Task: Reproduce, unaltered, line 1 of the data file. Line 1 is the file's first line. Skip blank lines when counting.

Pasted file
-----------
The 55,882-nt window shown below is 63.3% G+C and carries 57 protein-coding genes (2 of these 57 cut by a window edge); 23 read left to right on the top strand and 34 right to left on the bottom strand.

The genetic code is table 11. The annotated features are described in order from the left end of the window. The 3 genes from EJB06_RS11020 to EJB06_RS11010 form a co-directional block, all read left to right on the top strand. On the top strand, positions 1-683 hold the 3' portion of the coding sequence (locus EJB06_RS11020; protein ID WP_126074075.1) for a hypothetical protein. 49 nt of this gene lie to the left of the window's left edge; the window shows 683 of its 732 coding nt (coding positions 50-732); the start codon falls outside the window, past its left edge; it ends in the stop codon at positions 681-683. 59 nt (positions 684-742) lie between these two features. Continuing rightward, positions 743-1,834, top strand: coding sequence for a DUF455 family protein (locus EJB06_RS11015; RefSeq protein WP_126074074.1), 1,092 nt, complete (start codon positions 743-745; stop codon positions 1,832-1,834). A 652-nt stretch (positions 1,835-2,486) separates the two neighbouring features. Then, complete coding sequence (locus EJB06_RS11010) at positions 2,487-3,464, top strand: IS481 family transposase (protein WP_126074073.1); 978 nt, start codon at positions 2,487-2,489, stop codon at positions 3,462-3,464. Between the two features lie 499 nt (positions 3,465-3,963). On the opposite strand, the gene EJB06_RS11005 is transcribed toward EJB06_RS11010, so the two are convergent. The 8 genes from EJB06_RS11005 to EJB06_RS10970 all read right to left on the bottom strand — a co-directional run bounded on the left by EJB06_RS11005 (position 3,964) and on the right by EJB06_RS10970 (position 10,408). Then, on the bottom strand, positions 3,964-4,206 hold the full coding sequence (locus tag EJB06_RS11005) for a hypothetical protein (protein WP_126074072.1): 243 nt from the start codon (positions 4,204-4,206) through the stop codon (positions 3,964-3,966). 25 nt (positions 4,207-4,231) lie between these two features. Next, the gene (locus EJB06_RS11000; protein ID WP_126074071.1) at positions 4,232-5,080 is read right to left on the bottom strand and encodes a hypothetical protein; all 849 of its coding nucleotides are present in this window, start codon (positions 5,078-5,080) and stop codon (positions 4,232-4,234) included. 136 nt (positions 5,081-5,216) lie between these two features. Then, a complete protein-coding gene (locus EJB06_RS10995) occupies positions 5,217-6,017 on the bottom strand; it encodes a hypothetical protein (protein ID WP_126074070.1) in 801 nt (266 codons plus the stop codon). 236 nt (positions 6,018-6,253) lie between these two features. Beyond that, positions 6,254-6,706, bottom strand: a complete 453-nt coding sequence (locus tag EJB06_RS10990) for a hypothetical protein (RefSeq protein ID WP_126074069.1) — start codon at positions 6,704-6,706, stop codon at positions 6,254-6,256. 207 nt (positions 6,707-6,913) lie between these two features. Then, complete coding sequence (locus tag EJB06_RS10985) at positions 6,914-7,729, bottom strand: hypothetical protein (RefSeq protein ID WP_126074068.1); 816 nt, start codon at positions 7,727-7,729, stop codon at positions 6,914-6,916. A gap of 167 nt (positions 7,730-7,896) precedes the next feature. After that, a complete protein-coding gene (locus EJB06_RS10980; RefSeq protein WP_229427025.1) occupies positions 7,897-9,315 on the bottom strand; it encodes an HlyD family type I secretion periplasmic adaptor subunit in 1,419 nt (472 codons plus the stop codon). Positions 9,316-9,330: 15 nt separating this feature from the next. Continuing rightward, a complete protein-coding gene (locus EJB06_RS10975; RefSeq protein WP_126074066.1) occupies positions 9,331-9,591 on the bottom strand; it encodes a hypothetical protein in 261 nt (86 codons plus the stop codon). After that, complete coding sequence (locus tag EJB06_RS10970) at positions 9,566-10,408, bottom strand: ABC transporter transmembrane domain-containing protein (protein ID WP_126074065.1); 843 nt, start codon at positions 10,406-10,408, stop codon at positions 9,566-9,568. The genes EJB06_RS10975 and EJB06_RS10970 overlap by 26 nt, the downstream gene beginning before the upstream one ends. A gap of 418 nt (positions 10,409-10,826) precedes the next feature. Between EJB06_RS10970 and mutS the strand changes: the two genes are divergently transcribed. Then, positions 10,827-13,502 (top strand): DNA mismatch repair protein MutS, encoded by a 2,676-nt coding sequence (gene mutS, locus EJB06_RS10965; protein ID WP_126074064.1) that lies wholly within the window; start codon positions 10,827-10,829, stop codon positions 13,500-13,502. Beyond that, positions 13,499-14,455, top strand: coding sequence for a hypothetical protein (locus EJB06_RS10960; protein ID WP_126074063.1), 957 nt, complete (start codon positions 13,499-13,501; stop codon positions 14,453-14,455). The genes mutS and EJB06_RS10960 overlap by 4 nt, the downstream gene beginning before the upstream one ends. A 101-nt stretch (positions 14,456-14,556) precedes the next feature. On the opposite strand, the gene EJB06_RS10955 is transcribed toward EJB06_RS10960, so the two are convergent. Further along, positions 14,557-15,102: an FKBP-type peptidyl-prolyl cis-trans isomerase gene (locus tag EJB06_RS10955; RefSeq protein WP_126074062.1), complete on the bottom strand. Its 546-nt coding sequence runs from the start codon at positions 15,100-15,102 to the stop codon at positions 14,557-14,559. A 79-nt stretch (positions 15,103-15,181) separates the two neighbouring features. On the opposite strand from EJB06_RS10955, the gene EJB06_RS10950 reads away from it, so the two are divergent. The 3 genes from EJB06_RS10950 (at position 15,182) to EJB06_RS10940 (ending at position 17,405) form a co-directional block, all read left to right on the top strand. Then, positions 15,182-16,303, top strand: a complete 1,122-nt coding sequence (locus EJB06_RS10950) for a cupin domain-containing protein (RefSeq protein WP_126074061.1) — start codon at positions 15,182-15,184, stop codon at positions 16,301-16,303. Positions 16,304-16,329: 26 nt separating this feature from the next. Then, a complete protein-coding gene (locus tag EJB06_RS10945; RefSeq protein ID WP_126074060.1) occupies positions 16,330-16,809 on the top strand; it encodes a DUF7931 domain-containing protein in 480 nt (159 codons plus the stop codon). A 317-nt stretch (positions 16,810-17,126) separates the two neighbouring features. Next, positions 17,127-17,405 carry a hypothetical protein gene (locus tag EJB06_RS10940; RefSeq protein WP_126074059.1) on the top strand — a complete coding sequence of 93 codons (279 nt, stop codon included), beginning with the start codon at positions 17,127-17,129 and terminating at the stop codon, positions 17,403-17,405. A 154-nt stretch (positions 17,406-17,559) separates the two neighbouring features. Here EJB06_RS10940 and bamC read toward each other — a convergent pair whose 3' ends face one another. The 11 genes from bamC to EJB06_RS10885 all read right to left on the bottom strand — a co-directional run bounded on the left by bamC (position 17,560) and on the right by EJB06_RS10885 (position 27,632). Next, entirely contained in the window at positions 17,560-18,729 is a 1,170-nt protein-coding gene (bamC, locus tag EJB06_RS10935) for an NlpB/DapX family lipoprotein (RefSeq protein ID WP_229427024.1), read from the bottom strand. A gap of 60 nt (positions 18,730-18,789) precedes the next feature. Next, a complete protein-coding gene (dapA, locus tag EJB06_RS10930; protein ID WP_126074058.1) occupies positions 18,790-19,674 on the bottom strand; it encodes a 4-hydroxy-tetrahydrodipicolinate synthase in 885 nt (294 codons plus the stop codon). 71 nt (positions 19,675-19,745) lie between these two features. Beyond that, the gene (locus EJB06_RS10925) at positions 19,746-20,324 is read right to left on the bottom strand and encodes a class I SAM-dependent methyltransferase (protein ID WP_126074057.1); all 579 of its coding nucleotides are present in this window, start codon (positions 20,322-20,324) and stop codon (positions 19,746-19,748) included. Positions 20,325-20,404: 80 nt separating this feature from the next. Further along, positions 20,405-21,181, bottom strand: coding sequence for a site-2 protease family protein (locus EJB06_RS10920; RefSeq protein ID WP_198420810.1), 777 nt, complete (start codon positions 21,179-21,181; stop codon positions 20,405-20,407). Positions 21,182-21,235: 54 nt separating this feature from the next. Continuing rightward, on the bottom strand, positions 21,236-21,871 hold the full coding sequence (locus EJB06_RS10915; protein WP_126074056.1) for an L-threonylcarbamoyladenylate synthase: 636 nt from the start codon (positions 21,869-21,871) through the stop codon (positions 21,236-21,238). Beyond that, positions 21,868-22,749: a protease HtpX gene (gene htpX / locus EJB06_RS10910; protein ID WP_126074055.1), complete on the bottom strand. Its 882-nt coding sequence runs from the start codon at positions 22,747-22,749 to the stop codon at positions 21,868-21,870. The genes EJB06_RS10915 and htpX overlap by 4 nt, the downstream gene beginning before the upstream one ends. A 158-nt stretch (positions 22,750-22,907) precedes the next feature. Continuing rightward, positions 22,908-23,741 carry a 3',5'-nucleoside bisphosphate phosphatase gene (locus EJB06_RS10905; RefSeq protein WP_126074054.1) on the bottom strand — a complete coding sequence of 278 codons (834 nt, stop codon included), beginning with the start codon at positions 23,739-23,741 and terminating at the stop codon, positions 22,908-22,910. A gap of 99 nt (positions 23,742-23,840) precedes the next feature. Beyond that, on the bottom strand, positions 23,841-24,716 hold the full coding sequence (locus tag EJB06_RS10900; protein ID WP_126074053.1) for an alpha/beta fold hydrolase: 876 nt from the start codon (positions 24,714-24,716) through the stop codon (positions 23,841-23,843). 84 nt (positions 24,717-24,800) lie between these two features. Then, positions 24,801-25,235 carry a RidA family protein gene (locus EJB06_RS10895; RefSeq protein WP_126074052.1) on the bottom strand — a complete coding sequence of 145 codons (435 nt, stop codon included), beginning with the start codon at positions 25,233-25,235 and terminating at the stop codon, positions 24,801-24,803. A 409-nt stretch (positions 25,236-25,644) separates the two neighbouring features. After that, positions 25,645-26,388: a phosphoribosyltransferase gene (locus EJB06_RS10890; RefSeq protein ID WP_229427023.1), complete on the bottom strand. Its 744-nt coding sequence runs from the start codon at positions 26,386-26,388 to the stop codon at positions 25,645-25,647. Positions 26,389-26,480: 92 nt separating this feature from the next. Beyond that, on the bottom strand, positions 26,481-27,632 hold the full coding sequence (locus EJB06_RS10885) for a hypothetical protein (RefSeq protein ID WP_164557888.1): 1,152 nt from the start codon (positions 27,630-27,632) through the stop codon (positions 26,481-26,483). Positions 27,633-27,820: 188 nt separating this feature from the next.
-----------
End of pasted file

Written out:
The 55,882-nt window shown below is 63.3% G+C and carries 57 protein-coding genes (2 of these 57 cut by a window edge); 23 read left to right on the top strand and 34 right to left on the bottom strand.